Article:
DCLG to postpone rates revaluation: Time for root-and-branch reform of business taxation?
DCLG parliamentary Under Secretary Brandon Lewis has announced that the Government will be postponing the 2013 valuation for business rates for two years.
This means the revaluation due for implementation in 2015 will not take place until 2017, prolonging the duration town centre businesses have to pay rates at 2008 levels when the rental market was performing well. This is on top of the customary rise (£175 million) next year due to inflation calculated using the Retail Price Index.
ATCM believes that this would disadvantage most businesses in town centres. Although the Government claims that businesses would be provided with tax stability because of the postponement, in reality rates would have come down overall to reflect the downward pressures of rental levels in the property market. This announcement will also impact on landlords who are residing over long-term vacant property due to the withdrawal of rate relief after three months.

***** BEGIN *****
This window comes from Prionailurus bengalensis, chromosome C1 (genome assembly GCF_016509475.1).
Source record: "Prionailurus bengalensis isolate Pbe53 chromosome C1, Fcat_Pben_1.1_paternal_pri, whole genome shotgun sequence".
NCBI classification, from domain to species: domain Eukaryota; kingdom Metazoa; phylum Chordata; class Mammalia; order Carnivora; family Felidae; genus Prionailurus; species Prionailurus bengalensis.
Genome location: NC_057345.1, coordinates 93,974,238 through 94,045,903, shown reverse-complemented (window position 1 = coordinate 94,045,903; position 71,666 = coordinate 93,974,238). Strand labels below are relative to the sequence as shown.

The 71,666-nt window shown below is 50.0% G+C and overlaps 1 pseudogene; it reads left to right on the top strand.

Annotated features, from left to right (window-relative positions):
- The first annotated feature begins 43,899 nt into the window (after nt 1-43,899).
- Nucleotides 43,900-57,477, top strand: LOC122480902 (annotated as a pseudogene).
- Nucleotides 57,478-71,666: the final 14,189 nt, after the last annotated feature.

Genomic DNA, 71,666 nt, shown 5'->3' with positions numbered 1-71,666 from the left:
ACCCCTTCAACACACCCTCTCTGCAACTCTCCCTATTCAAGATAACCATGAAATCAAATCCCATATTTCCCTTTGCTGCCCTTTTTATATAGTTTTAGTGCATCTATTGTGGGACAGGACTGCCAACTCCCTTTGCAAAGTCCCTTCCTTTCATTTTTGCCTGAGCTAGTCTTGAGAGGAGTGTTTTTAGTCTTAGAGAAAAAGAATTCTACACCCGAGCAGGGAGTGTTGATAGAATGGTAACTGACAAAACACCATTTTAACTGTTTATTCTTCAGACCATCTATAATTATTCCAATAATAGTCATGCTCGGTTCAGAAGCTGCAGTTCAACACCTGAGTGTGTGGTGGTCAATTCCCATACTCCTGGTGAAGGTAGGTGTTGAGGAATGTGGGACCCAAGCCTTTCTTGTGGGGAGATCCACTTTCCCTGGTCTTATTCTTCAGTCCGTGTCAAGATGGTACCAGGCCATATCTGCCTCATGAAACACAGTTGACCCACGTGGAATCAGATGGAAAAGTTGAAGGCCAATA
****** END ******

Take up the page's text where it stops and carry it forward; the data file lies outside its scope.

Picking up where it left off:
The announcement has come under severe criticism from the retail and property industry. ATCM is concerned such a change in primary legislation will prohibit retailers from paying rates which are reflective of today’s economic climate rather than the climate of 2008 and demonstrates the likeliness of deep flaws in our system of taxation. There is speculation that the Government’s hand has been forced because local government will become highly dependent on business rates income from April 2013 due to reforms in local government finance. ATCM accepts that local government needs the necessary financial incentives to invest in economic development in town centres, however question marks remain over whether we have a balanced and fair system at present.
ATCM believes that fundamental review of business property taxation should take place to identify a fairer way forward for government, businesses, landlords and all other stakeholders. In the meantime the revaluation should go ahead. Failure to do so could be catastrophic for town centres. Research* has shown a further 10% of units have a very high risk of failure. 17% of units have a high risk of failure of failure and 20% of units are already either vacant or charity shops.
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